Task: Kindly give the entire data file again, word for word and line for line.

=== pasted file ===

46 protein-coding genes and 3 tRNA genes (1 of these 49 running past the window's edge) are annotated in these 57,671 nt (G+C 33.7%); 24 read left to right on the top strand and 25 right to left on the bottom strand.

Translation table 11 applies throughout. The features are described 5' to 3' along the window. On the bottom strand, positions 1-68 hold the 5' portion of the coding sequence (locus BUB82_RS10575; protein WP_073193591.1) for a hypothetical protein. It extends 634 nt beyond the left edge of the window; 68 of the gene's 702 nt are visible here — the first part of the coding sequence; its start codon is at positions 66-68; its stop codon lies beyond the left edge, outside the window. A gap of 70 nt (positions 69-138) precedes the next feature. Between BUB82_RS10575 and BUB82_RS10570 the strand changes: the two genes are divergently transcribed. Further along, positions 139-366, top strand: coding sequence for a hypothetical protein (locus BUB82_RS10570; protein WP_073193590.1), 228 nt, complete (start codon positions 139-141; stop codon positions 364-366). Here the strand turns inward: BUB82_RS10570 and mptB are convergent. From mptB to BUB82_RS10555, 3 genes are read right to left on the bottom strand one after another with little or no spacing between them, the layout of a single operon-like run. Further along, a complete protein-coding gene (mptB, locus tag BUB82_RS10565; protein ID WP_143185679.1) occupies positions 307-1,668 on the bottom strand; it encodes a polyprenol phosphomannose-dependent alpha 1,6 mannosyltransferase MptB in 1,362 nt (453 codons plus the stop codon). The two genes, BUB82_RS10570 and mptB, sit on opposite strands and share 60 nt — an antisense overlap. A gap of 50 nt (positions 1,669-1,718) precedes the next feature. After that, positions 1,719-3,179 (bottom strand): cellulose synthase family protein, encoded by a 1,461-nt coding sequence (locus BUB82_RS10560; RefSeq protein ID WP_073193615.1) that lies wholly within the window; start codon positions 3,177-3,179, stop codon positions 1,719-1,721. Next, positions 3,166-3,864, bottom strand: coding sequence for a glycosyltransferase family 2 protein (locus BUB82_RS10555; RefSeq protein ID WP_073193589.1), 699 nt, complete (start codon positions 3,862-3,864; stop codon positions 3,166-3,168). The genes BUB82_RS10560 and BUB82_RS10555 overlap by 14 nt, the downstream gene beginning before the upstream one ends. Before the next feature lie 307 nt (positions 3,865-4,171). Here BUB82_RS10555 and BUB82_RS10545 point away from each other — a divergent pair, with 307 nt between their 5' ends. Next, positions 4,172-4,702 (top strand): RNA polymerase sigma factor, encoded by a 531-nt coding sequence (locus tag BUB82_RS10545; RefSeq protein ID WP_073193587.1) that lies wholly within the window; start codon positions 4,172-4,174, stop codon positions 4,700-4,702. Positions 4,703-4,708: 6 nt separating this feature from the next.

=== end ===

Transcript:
46 protein-coding genes and 3 tRNA genes (1 of these 49 running past the window's edge) are annotated in these 57,671 nt (G+C 33.7%); 24 read left to right on the top strand and 25 right to left on the bottom strand.

Translation table 11 applies throughout. The features are described 5' to 3' along the window. On the bottom strand, positions 1-68 hold the 5' portion of the coding sequence (locus BUB82_RS10575; protein WP_073193591.1) for a hypothetical protein. It extends 634 nt beyond the left edge of the window; 68 of the gene's 702 nt are visible here — the first part of the coding sequence; its start codon is at positions 66-68; its stop codon lies beyond the left edge, outside the window. A gap of 70 nt (positions 69-138) precedes the next feature. Between BUB82_RS10575 and BUB82_RS10570 the strand changes: the two genes are divergently transcribed. Further along, positions 139-366, top strand: coding sequence for a hypothetical protein (locus BUB82_RS10570; protein WP_073193590.1), 228 nt, complete (start codon positions 139-141; stop codon positions 364-366). Here the strand turns inward: BUB82_RS10570 and mptB are convergent. From mptB to BUB82_RS10555, 3 genes are read right to left on the bottom strand one after another with little or no spacing between them, the layout of a single operon-like run. Further along, a complete protein-coding gene (mptB, locus tag BUB82_RS10565; protein ID WP_143185679.1) occupies positions 307-1,668 on the bottom strand; it encodes a polyprenol phosphomannose-dependent alpha 1,6 mannosyltransferase MptB in 1,362 nt (453 codons plus the stop codon). The two genes, BUB82_RS10570 and mptB, sit on opposite strands and share 60 nt — an antisense overlap. A gap of 50 nt (positions 1,669-1,718) precedes the next feature. After that, positions 1,719-3,179 (bottom strand): cellulose synthase family protein, encoded by a 1,461-nt coding sequence (locus BUB82_RS10560; RefSeq protein ID WP_073193615.1) that lies wholly within the window; start codon positions 3,177-3,179, stop codon positions 1,719-1,721. Next, positions 3,166-3,864, bottom strand: coding sequence for a glycosyltransferase family 2 protein (locus BUB82_RS10555; RefSeq protein ID WP_073193589.1), 699 nt, complete (start codon positions 3,862-3,864; stop codon positions 3,166-3,168). The genes BUB82_RS10560 and BUB82_RS10555 overlap by 14 nt, the downstream gene beginning before the upstream one ends. Before the next feature lie 307 nt (positions 3,865-4,171). Here BUB82_RS10555 and BUB82_RS10545 point away from each other — a divergent pair, with 307 nt between their 5' ends. Next, positions 4,172-4,702 (top strand): RNA polymerase sigma factor, encoded by a 531-nt coding sequence (locus tag BUB82_RS10545; RefSeq protein ID WP_073193587.1) that lies wholly within the window; start codon positions 4,172-4,174, stop codon positions 4,700-4,702. Positions 4,703-4,708: 6 nt separating this feature from the next.